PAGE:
Since Trump began his campaign, I have read Christians, who have basically said, "I don't support him, I won't support him, and do not vote for him, because Trump is greedy, unrighteous, and an adulterer."  Other variations of this is that he is uncouth or vulgar.  No doubt, that many on the Christian left, hold Trump in disdain, just because he does not espouse their views; and they would and have had contempt for any of the 16 or so Republicans that ran for the nomination.

Jesus' story of the Pharisee and the tax collector is an indictment against self righteous folks, who sneer at others.  Yes, a person can be a a person engaged in authentic ministry or mission, where in they are really doing good work, and fall into self-righteousness.

I read an editorial, in a major Christian publication, carefully 4 or 5 times, and I was left wondering if the author believes that Jesus saves.  I hesitate to mention his name.  The magazine (on-line) has no comments section and the author does not seem to have an on-line presence to foster dialogue.

That article was a 3 or 4 page indictment of Trump: purely an attack on his person.  What is ironic, is that the author completely ignores the facts that Trump is a person Jesus loves and who himself is a Christian.  Yes, Trump himself is a disciple of Jesus, on a journey.

You may disagree with his policies or his message, but the article's author sadly makes the case that Trump is a bad person, a man of the flesh and a fool.  

Is John 3:16 and the story surrounding that verse, of Nicodemus, true?  Do we get it, that Jesus is "friend of sinners"?  Are we friends of sinners?

Have you read the story of the two sons, also from Jesus?  There is something there to look at, with the brother who stayed home and never went astray.  He had a problem.  Contempt.

Contempt means looking down on others.  The Pharisees had contempt for other, less religious, people.  When we look down on people, judge their sins to be worse than ours, and tout our religious activities, we are exalting ourselves and setting ourselves up for a rude humbling.

Contempt comes from the right and the left.  It is not about conservative versus liberal or the evangelical / fundamentalists vs the social justice / christian left.  We all need each other and need to be one in Christ.  And we are all vulnerable to being self-righteous.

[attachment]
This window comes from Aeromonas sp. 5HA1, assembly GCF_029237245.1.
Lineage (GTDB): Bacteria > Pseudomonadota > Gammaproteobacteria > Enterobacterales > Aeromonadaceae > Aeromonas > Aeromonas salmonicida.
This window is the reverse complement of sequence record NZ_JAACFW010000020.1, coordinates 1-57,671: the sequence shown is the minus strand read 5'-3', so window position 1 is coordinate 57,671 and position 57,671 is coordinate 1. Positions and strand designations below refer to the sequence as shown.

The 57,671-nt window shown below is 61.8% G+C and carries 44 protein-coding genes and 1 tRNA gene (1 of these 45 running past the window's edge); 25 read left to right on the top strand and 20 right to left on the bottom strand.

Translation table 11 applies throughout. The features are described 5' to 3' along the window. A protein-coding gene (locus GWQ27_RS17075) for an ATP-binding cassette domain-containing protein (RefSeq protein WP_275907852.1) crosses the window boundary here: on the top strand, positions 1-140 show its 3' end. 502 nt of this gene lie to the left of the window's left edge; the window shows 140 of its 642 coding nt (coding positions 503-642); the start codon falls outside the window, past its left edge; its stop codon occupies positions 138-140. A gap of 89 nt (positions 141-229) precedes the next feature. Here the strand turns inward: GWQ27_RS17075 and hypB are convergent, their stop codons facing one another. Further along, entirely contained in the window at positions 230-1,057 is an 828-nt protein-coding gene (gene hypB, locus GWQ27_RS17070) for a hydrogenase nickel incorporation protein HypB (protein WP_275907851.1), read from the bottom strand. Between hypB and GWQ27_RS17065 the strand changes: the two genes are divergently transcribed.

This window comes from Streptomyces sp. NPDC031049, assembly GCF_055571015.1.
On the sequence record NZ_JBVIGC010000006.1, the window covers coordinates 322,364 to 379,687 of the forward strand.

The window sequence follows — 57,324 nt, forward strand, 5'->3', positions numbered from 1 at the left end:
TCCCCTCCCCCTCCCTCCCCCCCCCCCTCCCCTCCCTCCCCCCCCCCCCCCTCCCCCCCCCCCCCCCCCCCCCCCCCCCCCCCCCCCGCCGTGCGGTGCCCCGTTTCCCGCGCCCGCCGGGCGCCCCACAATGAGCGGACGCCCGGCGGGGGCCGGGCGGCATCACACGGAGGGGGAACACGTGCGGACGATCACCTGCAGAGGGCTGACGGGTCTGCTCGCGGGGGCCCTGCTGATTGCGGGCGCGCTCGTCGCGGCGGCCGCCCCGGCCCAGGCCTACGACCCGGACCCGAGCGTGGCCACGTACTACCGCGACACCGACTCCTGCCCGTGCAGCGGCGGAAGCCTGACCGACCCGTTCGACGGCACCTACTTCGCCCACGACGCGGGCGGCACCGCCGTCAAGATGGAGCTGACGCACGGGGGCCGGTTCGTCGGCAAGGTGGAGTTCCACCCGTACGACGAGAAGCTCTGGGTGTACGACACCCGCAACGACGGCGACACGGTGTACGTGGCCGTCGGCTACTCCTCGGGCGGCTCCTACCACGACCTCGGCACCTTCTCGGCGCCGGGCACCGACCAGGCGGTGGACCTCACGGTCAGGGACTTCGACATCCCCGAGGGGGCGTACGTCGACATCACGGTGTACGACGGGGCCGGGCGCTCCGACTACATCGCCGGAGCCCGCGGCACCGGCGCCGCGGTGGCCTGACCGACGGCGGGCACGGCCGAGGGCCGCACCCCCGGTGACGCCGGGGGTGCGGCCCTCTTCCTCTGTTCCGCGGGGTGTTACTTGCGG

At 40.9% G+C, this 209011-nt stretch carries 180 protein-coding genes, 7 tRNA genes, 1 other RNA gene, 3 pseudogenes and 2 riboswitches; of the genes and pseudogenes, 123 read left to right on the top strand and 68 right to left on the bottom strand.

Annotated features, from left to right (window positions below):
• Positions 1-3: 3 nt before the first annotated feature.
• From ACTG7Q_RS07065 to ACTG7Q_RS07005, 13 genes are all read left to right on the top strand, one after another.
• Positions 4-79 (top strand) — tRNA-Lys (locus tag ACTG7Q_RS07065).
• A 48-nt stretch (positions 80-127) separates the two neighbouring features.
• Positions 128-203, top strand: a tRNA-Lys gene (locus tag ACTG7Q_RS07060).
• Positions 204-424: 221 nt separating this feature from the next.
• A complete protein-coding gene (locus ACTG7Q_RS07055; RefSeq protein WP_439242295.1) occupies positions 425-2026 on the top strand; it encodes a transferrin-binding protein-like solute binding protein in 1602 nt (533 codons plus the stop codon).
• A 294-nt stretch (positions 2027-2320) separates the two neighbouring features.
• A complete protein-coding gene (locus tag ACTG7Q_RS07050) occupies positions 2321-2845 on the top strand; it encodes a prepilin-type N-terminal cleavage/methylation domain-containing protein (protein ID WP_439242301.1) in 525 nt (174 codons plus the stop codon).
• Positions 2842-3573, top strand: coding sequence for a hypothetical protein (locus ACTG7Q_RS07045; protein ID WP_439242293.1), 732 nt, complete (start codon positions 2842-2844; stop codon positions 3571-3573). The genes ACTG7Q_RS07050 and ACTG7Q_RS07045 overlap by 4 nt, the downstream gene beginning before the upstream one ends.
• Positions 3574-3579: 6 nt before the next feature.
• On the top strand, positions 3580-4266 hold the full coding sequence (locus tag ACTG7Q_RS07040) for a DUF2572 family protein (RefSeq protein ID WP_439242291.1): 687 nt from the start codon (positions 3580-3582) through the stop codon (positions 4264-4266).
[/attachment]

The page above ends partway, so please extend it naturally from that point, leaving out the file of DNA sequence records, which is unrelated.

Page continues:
This post is not meant to persuade you to vote one way or another or not to vote.  This post is about contempt and bitter envy (Jas. 3:14).  There is a warning in 1 Thess. 5:20, that says, "do not treat prophecies with contempt".

Why on earth would Paul write that?  Because it is very easy to despise prophecies.  We might fall into despising a prophecy because we are offended by the messenger.  Or the prophecy may not line up with our expectations.

What if Trump is part of something God is doing?  What if that is true and you are responding with contempt?  What if God has a plan, God has ideas, and God has a love agenda?

Is our mission to flow with God?  Have we been so taken up with God as judge, that we have forgotten his mercy and love?  The goal of a righteous life is not righteousness, but love:
And the goal of your command is love from a pure heart and good conscience and sincere faith. (1 Tim. 1:5)
How shall we then live, then, as a famous guy once said?  There is a higher road, called speaking the truth in love, which a few people are on.  We can speak the truth, in love, and with humility.

Wouldn't it be nice if every church gathering in America, would have open discussions about the election, between now and Nov. 8th?  Wouldn't it be nice if we could talk, dialogue, and discuss the issues?

Blessings and peace to you.

(This post was very hard for me to write and I made a few edits in the day since I published it.)